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Penn’s polling stations saw less than one-third of the voter turnout this election cycle than they had in the 2012 presidential election and had 27 percent fewer voters than in the last Pennsylvania gubernatorial election.

An estimated 1,060 people turned out to vote for Tuesday’s election at polling locations on campus, according to polling data posted outside campus stations. More than 3,500 student voters turned out to polling places in 2012 during the presidential election.

The number of students voting in midterm elections has been on the steady decline for years. Campus turnout was 1,460 students in 2010, and 1,521 students in 2006.

“Even though we don’t have as much turnout as the residential neighborhoods, for us this has been a big and exciting turnout,” said Alice Wells, a native Philadelphian working the polls said before the ballots had been counted. “We’ve had people dribbling in all day long, and that’s been really nice, and it’s all students here.”

Fewer freshmen seemed to be voting today, Assistant Director of Penn Leads the Vote Laura Thornton said. “Today, we’ve seen a lot less freshmen and mostly older, sophomores, juniors, and seniors. These are the ones that have registered and voted before.”

Sean Foley, political director of Penn Democrats, said turnout may have been low this year because students are less likely to vote in midterm elections than presidential ones.

This year, like in past years, there has been a big move on social media to spread the word about getting out to vote. Facebook installed a specific setting to post on the behalf of users, while Snapchat offered a special “I voted” filter.

Penn Dems President Amiyr Jackson also noted that Penn Dems used social media to get out the vote. College sophomore Ben Fogel, who volunteered at the Republican Headquarters for Montgomery County, said flyering also helped get people mobilized.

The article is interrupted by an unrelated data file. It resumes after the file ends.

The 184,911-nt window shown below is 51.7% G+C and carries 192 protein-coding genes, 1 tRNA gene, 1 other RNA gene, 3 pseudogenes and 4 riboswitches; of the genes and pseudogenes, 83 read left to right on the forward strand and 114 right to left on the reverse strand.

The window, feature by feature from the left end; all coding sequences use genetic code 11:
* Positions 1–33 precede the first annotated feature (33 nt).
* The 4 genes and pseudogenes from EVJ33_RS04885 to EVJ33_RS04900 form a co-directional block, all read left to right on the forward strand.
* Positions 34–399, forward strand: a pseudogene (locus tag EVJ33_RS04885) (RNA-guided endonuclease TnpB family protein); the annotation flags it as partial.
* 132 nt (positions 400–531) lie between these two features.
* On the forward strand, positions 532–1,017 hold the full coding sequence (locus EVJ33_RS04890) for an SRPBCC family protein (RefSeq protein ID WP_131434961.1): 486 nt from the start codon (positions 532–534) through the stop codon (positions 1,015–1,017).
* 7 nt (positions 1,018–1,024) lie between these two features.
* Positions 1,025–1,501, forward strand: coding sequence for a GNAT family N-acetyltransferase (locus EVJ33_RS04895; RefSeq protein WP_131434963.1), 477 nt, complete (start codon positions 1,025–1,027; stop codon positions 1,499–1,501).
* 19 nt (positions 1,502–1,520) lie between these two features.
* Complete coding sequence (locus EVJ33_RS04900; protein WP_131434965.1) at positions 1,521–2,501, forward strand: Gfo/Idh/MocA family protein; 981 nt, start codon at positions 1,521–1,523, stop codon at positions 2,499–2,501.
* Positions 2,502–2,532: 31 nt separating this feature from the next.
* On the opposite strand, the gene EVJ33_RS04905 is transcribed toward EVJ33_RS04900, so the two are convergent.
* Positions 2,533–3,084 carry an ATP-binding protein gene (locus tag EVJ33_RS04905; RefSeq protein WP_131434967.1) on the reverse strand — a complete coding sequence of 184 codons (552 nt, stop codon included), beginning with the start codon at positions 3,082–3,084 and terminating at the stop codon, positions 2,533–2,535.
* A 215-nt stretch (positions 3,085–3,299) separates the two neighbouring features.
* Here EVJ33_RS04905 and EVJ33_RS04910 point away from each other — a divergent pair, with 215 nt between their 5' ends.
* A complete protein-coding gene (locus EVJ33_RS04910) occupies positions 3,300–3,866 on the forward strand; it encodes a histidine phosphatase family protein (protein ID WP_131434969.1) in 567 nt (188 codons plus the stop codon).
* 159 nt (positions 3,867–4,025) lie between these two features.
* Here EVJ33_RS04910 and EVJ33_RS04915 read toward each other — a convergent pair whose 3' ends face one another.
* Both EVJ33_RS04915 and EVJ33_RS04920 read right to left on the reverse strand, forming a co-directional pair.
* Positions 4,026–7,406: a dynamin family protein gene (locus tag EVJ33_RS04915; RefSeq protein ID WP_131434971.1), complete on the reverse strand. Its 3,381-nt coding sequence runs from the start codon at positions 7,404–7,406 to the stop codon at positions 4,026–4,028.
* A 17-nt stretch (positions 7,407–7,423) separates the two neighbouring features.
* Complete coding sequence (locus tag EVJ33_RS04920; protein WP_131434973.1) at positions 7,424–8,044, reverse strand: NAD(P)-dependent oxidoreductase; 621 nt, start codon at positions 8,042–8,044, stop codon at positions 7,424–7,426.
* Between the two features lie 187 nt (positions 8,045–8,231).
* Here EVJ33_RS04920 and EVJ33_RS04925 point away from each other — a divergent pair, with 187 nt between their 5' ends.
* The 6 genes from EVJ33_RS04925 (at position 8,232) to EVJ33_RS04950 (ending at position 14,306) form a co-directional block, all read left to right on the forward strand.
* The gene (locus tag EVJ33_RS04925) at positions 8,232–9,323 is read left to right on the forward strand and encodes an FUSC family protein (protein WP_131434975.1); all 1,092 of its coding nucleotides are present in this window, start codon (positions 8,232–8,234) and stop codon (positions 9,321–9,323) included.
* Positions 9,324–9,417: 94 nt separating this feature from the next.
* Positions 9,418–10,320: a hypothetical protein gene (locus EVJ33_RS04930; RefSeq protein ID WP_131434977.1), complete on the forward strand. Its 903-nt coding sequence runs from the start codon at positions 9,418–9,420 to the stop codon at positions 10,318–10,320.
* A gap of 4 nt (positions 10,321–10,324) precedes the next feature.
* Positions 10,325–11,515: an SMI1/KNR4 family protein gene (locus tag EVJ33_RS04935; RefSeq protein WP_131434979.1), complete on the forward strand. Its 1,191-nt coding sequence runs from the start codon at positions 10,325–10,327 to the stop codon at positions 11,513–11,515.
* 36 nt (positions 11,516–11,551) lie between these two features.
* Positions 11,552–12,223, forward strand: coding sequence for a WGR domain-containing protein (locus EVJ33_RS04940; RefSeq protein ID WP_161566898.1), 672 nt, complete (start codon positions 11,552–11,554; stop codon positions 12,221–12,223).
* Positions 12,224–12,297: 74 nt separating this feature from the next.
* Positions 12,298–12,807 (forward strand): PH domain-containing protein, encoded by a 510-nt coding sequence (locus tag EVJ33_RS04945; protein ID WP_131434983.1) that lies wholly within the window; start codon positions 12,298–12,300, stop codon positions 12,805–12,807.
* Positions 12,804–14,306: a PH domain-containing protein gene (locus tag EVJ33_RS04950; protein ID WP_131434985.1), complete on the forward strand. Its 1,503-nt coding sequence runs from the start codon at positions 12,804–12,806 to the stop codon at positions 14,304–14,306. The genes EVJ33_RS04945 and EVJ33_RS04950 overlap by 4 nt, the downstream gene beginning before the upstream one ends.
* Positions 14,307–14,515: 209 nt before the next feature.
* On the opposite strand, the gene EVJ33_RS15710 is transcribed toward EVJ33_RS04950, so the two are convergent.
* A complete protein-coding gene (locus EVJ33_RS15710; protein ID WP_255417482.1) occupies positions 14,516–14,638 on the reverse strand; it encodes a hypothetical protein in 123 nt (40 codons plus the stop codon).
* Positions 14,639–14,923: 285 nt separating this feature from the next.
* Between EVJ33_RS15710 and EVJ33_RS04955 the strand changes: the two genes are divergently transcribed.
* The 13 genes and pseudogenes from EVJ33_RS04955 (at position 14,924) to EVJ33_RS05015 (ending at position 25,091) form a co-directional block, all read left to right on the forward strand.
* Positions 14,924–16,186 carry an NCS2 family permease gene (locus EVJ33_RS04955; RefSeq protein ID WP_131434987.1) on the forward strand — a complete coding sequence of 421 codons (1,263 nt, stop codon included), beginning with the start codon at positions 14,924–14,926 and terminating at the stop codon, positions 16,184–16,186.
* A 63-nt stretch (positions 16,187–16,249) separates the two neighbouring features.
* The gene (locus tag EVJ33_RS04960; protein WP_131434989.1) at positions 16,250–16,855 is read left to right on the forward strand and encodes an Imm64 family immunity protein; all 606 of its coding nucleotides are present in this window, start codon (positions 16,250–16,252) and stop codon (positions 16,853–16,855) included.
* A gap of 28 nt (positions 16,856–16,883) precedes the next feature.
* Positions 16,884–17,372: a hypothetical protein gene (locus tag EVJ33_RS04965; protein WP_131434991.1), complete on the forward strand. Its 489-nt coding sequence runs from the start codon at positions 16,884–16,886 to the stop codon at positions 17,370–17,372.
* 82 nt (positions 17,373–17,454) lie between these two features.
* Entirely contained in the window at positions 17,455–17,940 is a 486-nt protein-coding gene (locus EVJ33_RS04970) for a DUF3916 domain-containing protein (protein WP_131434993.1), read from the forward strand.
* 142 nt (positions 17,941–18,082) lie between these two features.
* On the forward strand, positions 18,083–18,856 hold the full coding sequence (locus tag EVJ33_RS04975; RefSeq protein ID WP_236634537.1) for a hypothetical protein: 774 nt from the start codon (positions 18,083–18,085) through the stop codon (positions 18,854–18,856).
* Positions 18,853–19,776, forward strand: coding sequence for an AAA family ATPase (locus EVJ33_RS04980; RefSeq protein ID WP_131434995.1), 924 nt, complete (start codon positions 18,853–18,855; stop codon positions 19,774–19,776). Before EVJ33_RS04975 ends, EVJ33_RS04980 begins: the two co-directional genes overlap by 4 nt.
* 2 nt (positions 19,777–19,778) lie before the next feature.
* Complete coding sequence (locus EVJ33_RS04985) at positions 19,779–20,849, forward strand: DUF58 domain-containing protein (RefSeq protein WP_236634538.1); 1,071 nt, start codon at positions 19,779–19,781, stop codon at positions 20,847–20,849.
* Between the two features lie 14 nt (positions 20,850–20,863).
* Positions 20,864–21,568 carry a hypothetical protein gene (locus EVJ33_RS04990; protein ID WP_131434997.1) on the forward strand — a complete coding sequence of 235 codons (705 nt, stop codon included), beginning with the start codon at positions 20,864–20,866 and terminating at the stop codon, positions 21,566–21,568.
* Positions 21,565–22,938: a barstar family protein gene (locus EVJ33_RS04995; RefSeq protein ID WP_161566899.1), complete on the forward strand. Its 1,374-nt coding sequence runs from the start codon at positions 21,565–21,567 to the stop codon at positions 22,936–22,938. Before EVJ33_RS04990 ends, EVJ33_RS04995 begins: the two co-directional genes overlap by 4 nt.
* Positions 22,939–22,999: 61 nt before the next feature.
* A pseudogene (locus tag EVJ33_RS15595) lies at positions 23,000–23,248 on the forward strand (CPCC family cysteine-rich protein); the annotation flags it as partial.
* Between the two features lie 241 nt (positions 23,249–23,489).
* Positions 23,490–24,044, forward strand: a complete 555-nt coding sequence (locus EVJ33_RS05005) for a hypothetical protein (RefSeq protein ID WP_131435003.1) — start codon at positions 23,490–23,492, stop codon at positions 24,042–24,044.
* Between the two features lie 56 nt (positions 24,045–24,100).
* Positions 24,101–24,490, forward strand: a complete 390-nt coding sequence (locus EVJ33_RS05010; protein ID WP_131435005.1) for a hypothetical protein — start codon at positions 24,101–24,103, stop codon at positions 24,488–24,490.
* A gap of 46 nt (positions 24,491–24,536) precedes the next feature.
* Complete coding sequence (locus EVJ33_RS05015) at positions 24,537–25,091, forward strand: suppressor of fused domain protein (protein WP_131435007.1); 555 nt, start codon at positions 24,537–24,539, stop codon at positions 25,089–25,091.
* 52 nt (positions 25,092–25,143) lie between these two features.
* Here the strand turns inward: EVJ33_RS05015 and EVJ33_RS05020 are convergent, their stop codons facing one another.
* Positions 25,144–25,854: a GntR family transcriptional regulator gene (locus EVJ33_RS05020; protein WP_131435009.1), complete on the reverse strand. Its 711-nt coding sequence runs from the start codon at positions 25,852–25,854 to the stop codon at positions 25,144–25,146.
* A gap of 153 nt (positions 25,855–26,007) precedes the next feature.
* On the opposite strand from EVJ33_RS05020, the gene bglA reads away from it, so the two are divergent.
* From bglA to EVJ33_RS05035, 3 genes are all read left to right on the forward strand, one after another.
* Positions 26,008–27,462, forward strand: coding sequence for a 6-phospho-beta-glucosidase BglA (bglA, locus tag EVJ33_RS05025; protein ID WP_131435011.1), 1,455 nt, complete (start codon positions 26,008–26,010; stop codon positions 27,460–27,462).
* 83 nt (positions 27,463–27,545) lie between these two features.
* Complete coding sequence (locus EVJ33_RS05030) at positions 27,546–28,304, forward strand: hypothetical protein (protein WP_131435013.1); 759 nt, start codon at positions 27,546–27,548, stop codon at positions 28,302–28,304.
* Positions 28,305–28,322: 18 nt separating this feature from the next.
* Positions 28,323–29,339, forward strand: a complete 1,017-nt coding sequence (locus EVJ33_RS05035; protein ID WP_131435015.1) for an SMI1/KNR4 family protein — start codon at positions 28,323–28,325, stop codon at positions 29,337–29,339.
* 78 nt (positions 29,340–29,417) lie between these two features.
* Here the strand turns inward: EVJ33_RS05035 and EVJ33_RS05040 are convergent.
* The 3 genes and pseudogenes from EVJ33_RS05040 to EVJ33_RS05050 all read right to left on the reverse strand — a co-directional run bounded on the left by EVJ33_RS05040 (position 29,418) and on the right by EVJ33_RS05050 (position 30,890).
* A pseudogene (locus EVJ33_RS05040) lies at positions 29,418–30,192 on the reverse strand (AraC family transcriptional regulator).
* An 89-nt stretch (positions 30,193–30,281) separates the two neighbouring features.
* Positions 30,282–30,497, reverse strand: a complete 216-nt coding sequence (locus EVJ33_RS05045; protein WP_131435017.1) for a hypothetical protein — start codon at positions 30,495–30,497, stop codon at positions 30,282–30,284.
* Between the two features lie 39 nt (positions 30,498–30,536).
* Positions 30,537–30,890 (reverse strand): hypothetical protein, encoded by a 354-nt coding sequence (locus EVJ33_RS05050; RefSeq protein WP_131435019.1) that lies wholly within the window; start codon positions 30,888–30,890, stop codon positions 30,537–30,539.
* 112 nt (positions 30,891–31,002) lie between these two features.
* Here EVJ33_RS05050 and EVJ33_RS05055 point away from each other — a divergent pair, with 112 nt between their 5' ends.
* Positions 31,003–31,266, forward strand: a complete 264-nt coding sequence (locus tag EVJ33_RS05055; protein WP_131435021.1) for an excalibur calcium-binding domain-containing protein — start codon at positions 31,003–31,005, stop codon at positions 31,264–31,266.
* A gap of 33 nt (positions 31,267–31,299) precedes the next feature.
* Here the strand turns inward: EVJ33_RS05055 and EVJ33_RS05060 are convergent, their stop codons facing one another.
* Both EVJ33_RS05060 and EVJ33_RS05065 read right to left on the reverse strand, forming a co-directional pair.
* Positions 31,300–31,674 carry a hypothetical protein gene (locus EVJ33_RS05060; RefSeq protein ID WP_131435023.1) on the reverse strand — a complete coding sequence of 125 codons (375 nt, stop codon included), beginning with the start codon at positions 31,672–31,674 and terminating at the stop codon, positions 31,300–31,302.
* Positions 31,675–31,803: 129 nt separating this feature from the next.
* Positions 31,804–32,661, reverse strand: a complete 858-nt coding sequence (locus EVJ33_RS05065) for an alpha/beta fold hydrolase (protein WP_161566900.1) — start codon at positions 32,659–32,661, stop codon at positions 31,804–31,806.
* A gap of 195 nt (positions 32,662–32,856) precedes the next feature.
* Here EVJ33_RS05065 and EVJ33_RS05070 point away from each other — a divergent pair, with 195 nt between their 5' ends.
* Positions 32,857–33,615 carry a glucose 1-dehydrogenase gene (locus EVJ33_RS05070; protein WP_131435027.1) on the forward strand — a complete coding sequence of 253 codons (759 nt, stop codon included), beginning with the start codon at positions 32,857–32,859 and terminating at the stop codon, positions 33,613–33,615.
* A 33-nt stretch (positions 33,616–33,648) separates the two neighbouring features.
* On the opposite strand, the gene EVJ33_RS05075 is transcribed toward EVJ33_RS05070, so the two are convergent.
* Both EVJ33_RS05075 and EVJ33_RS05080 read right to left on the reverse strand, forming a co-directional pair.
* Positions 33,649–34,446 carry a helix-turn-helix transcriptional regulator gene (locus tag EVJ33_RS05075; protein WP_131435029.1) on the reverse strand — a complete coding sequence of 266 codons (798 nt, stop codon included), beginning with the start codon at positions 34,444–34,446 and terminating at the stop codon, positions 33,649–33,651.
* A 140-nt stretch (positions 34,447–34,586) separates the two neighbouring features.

At polling stations on campus, Democratic candidate Tom Wolf defeated Republican incumbent Tom Corbett in Pennsylvania’s gubernatorial race by wide margins, receiving over 89 percent of the vote, as to the 10 percent of voters Corbett won over on campus.

For some students, incumbent Corbett’s ineffectiveness drove them to vote for Wolf.

College junior Louis Capozzi said in a Facebook post that his vote was “reluctant” and that he voted for Tom Wolf because he believed he would be a more effective and inspiring governor. He also stated that Corbett’s positions on gay marriage, immigration and education did not align with his own, but ultimately Wolf won his vote as an indictment of the incumbent.

Education was also a factor in some students’ decision to vote for Wolf.

“From what I understand, Corbett did horrible things to the education system and funding, and I am happy he is no longer governor,” College junior Michelle Gassmann said. “I consider it a win.”

Staff Writer Jonathan Baer, City News Editor Harry Cooperman and Contributing Writers Dia Sotiropoulou, Benjamin Zou and Carolina Zheng contributed reporting.

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